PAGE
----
This second-generation Ultra HD Blu-ray player delivers exceptional performance and value, especially for heavy Netflix or Amazon users.

I’m in my 13th year of reviewing consumer electronics, and I’m continually amazed at the industry’s pace of innovation. In the span of about 20 years, we’ve gone from bulky, backbreaking CRT displays to flat-panel TVs that hang on the wall, as well as projectors that are smaller than the base of a vacuum cleaner—all at prices that the middle class can easily afford.

Daniel Kumin  |  Mar 06, 2015  |  0 comments
Audio Performance
Video Performance
PRICE $5,000

State-of-the-art wireless (WiSA) audio performance
Includes full WiHD Wireless-HDMI link
Substantial, very high- quality design
High-res audio compatible—wirelessly
File-streaming feature not fully baked
No mixed wired/wireless multichannel output
No video processing on HDMI inputs
Limited system control features

The SD-WH1000U is beautifully built and an outstanding A/V performer wired or wireless, but it’s not quite up to service as a full-system hub controller.

Trundle down to your local big-box store, and you will find quite literally dozens of Blu-ray Disc players on offer, starting well under $50. Big ones, little ones, skinny ones, flat ones, cheap ones, and cheaper ones.

None of these will be Sharp’s new SD-WH1000U, a Blu-ray player with a difference. Two differences, in fact: First, it has a jaw-slackening price tag of $5,000; second, Sharp’s design is wireless-centric, being the first WiSA-compatible player to appear, and one of the very first WiSA sources of any description.

Geoffrey Morrison  |  Oct 21, 2006  |  First Published: Oct 22, 2006  |  0 comments
Inside Samsung's BD-P1000 Blu-ray player.

It's rare that a product will get journalists from different publications all calling each other—and by rare I mean never. But that's what happened with Samsung's BD-P1000. There have been calls back and forth between different magazines, then different manufacturers. Even content providers have been keeping the phone lines busy for the past few weeks. At first, it was to see if everyone was seeing the same things, stemming from disbelief. Then, it was thoughts on what was going on. Next, it was trying to find answers. And it all started with this little DVD, er, Blu-ray player. (See my full review on page 126.)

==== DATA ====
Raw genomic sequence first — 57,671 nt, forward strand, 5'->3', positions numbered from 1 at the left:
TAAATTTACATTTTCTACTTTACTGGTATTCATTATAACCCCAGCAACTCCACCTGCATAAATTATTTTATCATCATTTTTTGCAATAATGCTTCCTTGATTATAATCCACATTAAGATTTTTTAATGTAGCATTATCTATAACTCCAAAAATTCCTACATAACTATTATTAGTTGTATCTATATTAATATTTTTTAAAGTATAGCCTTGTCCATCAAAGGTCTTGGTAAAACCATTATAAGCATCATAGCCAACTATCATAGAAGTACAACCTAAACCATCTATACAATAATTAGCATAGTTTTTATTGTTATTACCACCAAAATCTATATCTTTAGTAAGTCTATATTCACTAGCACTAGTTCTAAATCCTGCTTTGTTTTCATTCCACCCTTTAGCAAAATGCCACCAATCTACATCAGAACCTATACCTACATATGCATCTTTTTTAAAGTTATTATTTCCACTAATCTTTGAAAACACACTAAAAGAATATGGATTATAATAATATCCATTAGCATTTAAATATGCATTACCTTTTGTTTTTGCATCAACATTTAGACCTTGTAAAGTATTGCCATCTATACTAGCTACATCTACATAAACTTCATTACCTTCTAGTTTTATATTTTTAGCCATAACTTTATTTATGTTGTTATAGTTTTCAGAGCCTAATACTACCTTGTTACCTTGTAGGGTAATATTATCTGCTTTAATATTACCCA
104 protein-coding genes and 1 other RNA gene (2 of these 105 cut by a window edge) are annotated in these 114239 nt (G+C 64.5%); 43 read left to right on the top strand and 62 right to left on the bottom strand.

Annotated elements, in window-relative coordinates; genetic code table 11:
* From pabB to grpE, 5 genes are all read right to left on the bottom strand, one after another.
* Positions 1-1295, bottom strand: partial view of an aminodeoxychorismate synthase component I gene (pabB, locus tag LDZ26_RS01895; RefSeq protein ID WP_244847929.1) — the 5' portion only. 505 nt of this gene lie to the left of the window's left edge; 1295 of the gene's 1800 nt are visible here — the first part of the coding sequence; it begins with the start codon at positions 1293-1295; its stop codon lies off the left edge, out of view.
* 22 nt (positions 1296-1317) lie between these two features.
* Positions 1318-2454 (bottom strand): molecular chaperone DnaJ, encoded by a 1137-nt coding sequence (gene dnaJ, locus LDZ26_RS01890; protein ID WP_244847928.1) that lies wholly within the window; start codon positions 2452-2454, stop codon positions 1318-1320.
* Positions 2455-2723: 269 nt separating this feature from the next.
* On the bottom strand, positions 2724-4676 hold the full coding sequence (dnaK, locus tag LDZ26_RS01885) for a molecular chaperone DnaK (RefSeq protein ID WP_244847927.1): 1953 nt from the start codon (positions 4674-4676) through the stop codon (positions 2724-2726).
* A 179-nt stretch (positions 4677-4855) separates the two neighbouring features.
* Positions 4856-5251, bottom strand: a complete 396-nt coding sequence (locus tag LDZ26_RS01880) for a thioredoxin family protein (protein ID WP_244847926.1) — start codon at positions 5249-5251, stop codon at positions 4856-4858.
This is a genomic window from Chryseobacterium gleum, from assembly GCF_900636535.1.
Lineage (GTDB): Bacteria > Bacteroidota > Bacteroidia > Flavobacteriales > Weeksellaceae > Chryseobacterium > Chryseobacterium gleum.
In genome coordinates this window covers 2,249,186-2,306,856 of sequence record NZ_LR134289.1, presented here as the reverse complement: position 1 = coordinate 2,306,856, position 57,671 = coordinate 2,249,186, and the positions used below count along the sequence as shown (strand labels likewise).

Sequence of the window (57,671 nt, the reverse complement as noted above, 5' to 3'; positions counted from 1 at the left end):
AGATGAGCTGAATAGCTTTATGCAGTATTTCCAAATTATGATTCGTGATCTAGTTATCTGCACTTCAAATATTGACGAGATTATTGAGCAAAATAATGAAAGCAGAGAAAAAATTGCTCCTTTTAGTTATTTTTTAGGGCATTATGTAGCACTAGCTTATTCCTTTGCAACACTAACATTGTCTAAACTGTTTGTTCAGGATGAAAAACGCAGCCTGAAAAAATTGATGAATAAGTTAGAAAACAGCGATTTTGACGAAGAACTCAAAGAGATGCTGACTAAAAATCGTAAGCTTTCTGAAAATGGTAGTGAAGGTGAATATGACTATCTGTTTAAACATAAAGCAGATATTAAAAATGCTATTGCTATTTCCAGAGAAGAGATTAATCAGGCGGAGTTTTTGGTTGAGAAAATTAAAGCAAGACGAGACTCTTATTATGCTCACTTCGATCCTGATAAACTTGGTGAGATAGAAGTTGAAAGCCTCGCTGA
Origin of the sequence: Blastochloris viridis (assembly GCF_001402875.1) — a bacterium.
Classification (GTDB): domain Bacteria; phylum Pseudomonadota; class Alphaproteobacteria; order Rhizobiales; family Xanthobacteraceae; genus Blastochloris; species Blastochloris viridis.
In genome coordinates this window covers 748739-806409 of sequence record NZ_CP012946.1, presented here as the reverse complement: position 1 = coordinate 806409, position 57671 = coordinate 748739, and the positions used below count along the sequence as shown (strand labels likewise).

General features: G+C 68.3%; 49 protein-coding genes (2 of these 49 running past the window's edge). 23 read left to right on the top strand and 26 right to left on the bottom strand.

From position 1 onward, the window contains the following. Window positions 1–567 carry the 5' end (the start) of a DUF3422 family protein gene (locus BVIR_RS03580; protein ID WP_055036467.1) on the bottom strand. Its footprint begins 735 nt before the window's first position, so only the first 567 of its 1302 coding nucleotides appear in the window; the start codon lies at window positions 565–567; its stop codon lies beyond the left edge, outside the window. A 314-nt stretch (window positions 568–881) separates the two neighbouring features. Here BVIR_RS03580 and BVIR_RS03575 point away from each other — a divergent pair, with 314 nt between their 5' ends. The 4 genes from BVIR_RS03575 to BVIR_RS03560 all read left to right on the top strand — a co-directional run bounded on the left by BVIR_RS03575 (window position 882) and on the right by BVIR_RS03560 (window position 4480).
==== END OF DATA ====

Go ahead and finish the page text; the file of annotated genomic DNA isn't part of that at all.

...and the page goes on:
David Vaughn  |  Jan 04, 2010  |  0 comments
Price: $1,900 At A Glance: Solid build quality • Admirable Blu-ray and DVD playback • Middling HD video processing • Average load times

Dream Machine?

Sony’s foray into the U.S. electronics market began more than 50 years ago when co-founder Akio Morita came to New York to sell a $30 miniature transistor radio. At the time, he attracted the interest of Bulova, a watchmaker with a vast retail network. Bulova offered to buy 100,000 units under one condition—Sony would have to original equipment manufacture (O.E.M.) the radios, and they would be branded and marketed under Bulova’s name. Amazingly, Morita went against his board of directors’ advice and turned down the deal. His 50-year goal was to make the Sony name as popular as Bulova’s. Through the strength of his vision, Sony is now one of the most recognized brands in the world.

David Vaughn  |  Mar 15, 2010  |  0 comments
Price: $250 At A Glance: Onboard decoding for Dolby TrueHD and DTS-HD Master Audio • Streaming options include Netflix and Amazon Video On Demand

Sony sells seven stand-alone Blu-ray players, ranging from its entry level BDP-S360 ($150, HT, July 2009) up to its Elevated Standard BDP-CX7000ES MegaChanger ($1,900, HT, March 2010). But one of the biggest complaints against Sony’s BD players has been the lack of networking features. Well, Sony has addressed that complaint with the BDP-N460. It includes a plethora of streaming options from Netflix, Amazon Video On Demand, YouTube, Slacker, and a host of other content providers—some more useful than others. Network connectivity is a great add-on feature, but how does the player perform as a disc player? Let’s find out…

Just the Facts
In the waterfall of Sony Blu-ray players, the BDP-N460 is a step up from Sony’s entry-level players. Aesthetically, it looks nearly identical to the BDP-S360, with a simple glossy black plastic facing that drops down to expose the disc tray. The only other buttons on the front are Play, Stop, Eject, and Power.

Ultimate AV Staff  |  Jul 16, 2006  |  0 comments

<UL CLASS="square">
<LI>Digital Video Output: HDMI</LI>
<LI>Video Upconversion: 720p, 1080i/p</LI>
<LI>Audio Decoding: DD, DTS, MP3, WMA</LI>
<LI>Ins and Outs: HDMI, component, composite and S-Video, coaxial and Toslink digital audio, two-channel and 5.1-channel analog audio</LI>
<LI>Feature Highlights: Blu-ray Disc Player, upconversion of standard-def DVDs to 720p or 1080i/p via HDMI</LI>
<IMG SRC="/images/archivesart/706sonybdps1.jpg" WIDTH=450 HEIGHT=166 BORDER=0>

 |  Dec 08, 2006  |  0 comments

In one significant way, the Blu-ray Disc format got off to an even more inauspicious start than the rival HD DVD format. <A HREF="">Samsung's BD-P1000</A> player was the first, and for months, the only BD player on the market. It had shipped with a Noise Reduction circuit cranked up to 11, softening the picture substantially and actually increasing the noise in the image by several orders of magnitude. On top of that, many BD titles released over the last several months have been surprisingly variable in image quality, even compared with broadcast HD. In short, a lot of the BD titles released so far just don't look very good.